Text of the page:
Insert an internal thermometer between the turkey breast and leg and if it reads 165°F - 170°F, it’s cooked through. And to be 100% sure, pierce the thigh of the turkey, where it meets the body. If the juices run clear, it’s definitely done.
How to Style A Turkey Platter
After days of hard work preparing your turkey, it deserves to have a fancy presentation. Styling a turkey platter is actually very easy and should only take about 5 minutes to do.
Start with a large platter, far bigger than your turkey so we have some space to put the greens. Now you can either decorate the platter, then place your turkey on. Or if you don’t want to get the turkey juices all over them, you can place the turkey on first, then put greens around it.
What greens are best for platter decorating?
I love to use bunched kale as a platter decoration. I used it for this Cranberry Baked Ham and decided to use it again for the turkey. I also threw in some dill weed, which are these gorgeous feathery green leaves that add a beautiful texture to the platter.
Now for a pop of colour, I stuffed the turkey with another orange, then garnished the leaves with orange slices and fresh cranberries. The deep golden brown turkey paired with the bright green leaves, oranges and red cranberries are so eye appealing, everyone will be drooling when you present it at the dinner table!
Complete Your Thanksgiving Menu
You’ve got the main attraction, but what about the other Thanksgiving dishes? Well, here’s a few recipes you can make to complete your Thanksgiving menu:
- Creamy Mashed Potatoes
- The Best Homemade Cranberry Sauce
- Cajun Shrimp and Crab Mac and Cheese
- Spicy Buttermilk Fried Chicken
- Beef and Cheese Lasagna
- Homemade Garlic Butter Breadsticks
- Buttermilk Biscuits
- Cheddar Biscuits
- Homemade Pumpkin Pie
- Streusel Pumpkin Pie
- Pumpkin Pie Bars
- Pumpkin Cake
- Apple Crisp
- Perfect Carrot Cake
- Pumpkin Pie Cheesecake
Hope you all have an amazing Thanksgiving! Now let’s roast some turkey!
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Let’s get roasting!
- 1 whole plain turkey (10 lb/5kg)
- 15 cups buttermilk
- 8 tablespoon kosher salt
- 2 tablespoon poultry seasoning
- 1 tablespoon ground black pepper
- 6 garlic cloves, peeled and crushed
- 1 white onion, chopped
- ¾ teaspoon kosher salt
- ½ teaspoon dried thyme
- ½ teaspoon garlic powder (optional)
- ½ teaspoon black pepper
- ¼ teaspoon paprika
- 1 apple
- 1 orange
- 2 garlic heads, halved horizontally
- 1 yellow onion, quartered
- 1 small bunch of rosemary, thyme and sage
- 1 and ½ cups water
Seasoned Butter Glaze:
- ¾ cup unsalted butter, melted
- 2 tablespoon olive oil
- 1 tablespoon poultry seasoning
- 1 teaspoon garlic powder
- 1 teaspoon Cajun seasoning
- ½ teaspoon paprika
- 2 garlic cloves, minced
- 1 teaspoon fresh oregano
- 1 teaspoon fresh basil
- 1 teaspoon fresh thyme
Serving Platter Decoration:
- Bunched kale
- Orange slices
- Read the directions ENTIRELY before beginning!
Thaw the Turkey:
- Refrigerator: A 10 pound turkey should take about 3 days to thaw in the refrigerator.
- Fast Thaw: A quicker method is to place the wrapped turkey in a bucket of cold water, for about 10-12 hours, changing the water every few hours.
Prepare the Turkey:
- Remove the turkey neck, heart and liver from inside. You can either throw them away or set aside for other uses.
- Pat the turkey dry with paper towels, then set aside.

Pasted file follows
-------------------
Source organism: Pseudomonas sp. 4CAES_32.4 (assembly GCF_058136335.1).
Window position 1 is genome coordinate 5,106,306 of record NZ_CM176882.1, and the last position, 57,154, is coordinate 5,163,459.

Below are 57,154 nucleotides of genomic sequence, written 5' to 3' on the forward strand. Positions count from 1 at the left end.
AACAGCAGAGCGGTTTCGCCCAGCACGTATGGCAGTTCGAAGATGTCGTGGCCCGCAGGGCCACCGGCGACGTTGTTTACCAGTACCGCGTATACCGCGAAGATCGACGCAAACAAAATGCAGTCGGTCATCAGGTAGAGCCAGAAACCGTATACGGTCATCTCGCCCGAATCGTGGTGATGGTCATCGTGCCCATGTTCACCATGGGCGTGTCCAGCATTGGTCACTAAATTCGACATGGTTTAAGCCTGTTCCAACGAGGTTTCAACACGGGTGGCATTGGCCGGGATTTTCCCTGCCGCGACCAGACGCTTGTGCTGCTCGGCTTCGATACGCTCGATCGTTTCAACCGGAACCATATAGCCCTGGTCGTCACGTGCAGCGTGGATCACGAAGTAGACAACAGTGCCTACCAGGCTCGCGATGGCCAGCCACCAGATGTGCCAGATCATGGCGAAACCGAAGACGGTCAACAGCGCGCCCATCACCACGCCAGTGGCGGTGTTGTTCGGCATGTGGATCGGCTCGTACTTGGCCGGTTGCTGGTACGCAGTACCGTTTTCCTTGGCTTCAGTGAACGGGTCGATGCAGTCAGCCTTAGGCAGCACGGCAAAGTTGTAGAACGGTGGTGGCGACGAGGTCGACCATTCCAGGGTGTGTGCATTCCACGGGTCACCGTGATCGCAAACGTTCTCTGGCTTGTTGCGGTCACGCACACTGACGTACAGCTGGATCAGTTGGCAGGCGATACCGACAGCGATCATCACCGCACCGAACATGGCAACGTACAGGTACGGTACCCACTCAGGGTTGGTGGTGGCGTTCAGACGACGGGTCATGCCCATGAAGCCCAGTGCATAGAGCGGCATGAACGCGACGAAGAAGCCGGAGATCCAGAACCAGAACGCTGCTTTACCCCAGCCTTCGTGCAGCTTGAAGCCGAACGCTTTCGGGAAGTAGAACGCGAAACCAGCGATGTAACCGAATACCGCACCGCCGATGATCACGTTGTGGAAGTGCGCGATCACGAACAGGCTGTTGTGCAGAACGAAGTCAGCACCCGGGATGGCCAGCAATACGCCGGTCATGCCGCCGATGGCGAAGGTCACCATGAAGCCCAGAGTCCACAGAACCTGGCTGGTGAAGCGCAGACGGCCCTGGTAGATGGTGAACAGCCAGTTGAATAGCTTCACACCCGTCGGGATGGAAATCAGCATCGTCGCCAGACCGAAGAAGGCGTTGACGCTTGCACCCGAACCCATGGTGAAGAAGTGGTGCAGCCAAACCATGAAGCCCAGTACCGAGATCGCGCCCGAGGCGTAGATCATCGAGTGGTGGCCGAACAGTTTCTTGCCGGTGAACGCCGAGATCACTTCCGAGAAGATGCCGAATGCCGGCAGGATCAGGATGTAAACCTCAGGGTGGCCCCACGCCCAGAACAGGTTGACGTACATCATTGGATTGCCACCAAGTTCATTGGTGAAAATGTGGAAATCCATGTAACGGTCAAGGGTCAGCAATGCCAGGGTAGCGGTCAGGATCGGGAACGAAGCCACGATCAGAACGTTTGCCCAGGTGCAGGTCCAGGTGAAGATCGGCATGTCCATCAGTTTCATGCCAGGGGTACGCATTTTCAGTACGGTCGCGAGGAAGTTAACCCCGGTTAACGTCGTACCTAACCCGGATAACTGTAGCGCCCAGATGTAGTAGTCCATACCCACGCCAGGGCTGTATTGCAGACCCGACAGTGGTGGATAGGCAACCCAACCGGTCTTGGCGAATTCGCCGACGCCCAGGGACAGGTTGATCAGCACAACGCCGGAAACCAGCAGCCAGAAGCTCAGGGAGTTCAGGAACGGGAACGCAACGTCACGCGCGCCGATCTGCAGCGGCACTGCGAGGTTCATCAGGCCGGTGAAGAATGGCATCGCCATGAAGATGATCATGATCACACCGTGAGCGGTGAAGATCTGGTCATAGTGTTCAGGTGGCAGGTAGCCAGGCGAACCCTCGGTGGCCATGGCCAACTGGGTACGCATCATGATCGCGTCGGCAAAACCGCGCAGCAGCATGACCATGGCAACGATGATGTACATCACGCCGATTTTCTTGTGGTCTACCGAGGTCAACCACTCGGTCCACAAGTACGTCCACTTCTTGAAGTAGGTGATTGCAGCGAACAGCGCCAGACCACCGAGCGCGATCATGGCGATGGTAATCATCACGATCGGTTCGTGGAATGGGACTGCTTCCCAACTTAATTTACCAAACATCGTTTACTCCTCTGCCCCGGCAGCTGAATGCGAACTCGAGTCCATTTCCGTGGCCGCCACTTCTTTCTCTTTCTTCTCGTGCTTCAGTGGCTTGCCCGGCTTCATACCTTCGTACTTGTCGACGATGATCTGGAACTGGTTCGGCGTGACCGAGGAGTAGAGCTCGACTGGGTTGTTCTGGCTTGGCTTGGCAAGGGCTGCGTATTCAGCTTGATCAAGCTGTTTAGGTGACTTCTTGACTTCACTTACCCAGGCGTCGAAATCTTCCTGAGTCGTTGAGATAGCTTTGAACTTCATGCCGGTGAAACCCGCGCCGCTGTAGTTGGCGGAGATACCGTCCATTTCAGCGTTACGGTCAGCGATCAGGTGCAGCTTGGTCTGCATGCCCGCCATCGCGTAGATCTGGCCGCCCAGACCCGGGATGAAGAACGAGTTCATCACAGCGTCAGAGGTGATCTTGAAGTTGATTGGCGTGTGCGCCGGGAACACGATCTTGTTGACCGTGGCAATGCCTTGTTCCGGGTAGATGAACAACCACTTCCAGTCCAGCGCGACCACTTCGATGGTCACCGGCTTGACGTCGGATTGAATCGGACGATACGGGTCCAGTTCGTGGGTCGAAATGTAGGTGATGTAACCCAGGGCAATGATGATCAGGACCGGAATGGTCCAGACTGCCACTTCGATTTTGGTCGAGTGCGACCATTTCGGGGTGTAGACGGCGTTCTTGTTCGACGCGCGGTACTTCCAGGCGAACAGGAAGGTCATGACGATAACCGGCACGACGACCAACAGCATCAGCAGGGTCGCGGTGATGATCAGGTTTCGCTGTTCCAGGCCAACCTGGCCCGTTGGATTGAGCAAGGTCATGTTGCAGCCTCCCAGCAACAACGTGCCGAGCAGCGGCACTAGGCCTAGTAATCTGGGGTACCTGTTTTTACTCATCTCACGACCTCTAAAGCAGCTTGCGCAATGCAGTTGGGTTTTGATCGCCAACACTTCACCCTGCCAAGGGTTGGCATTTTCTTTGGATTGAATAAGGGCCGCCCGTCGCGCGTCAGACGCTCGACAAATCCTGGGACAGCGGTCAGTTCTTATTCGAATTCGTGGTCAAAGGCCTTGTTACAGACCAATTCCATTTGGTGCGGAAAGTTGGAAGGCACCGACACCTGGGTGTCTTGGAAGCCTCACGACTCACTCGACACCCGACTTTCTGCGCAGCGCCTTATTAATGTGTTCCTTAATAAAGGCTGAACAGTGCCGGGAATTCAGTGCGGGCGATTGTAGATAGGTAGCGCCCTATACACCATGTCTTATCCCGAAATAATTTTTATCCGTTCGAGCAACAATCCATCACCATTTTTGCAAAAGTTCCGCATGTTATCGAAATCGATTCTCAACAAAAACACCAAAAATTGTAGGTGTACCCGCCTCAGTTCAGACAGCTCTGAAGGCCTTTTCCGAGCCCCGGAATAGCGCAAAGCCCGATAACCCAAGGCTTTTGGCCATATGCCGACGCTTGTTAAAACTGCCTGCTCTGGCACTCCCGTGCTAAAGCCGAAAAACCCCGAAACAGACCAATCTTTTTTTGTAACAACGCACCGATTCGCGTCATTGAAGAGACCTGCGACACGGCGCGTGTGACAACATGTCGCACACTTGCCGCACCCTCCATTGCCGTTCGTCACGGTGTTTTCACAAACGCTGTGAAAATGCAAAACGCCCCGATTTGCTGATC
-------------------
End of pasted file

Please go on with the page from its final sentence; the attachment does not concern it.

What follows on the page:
For the Buttermilk Brine:
- In a very large bowl, add the buttermilk, salt, poultry seasoning, black pepper, crushed garlic and chopped onion. Stir a few times to combine.
- Line a large bowl, bucket or pot (make sure it’s something that can fit in your fridge) with a large roasting bag. You can even use one of those cheap large plastic storage boxes instead of a bag if they’re big enough to hold the turkey and brine.
- Place the turkey inside of the brining bag, then pour the buttermilk brine over the turkey. Make sure the turkey is completely submerged in the brine. If not, you may have to turn the bag every few hours to make sure every side of the turkey gets a chance to marinate.
- Tie or seal the brining bag tightly, making sure all the air is pushed out. Transfer to the refrigerator overnight or preferably for a maximum of 24 hours.
24 Hours Later:
- Pour the brine out into the sink. Remove turkey and rinse the brine off completely.
- Pat completely dry with paper towels, then set aside to sit for 30 minutes.
Prepare for Roasting:
- Place your oven rack on the bottom. Preheat the oven to 425°F (220°C).
- Inside the Cavity: combine the salt, thyme, garlic powder, black pepper and paprika. Sprinkle half of the mixture inside of the turkey and use your hands to spread it around.
- Flip the turkey around and sprinkle in the other half of the seasoning mixture. Rub it on the underside.
- Stuff the cavity with an apple and orange. Tie the legs together with kitchen twine or unflavoured dental floss.
- Place the halved garlic heads, onion and herbs into the roasting pan, then place a roasting rack on top.
- Place the turkey upside down on the rack, then twist the wings so they are laying flat on the back (see photo above)
Seasoned Butter Glaze:
- In a medium bowl or a liquid measuring cup, combine the melted butter, minced garlic, olive oil, poultry seasoning, garlic powder, cajun seasoning and paprika.
- Brush the back and sides with the seasoned butter. Pour the water into the roasting pan.
- Transfer pan to oven and roast for 30 minutes.
- After 30 minutes: remove the pan from the oven and use a clean dish towel to carefully flip the turkey around so it’s front is facing up.
- Brush the entire turkey with some more of the butter mixture. The oil may have separated, so you’ll need to give the mixture a good stir before brushing on.
- Turn the oven down to 325°F and continue to roast the turkey for another hour.
- Add the minced garlic, chopped fresh oregano, fresh basil and fresh thyme to the butter mixture and stir to combine.
- After 1 hour: Remove the apple and orange from the cavity.
- Brush the entire turkey with more of the butter mixture.
- Roast the turkey for another hour, then brush with the remaining butter.
- After another hour: Scoop some of the juices inside of the cavity and pour it over the turkey to baste it.
- Continue to roast for a final 30 minutes - 1 hour, or until an internal thermometer inserted between the breast and leg reads 165°F/75°C. Also test by piercing the meat between the leg and the thigh, if the juices run clear, it’s cooked through.
- You can cover the turkey loosely with foil for the last 30 minutes if you don’t want it to brown too much.
- Remove turkey from the oven and transfer to a large plate or baking sheet. Loosely cover with the foil and allow to rest for 20-30 minutes.
- Transfer turkey to your presentation platter, take a photo, get a few oo’s and awe’s, then carve and serve with cranberry sauce or gravy (made from the pan drippings!) Enjoy!!
- Roasting Time: The roasting time is for a 10 pound turkey, and was also the recommended roasting time on the package of the turkey. The time for you may be longer or shorter depending on the size of your turkey, so I highly recommend using an internal thermometer to make sure it’s fully cooked.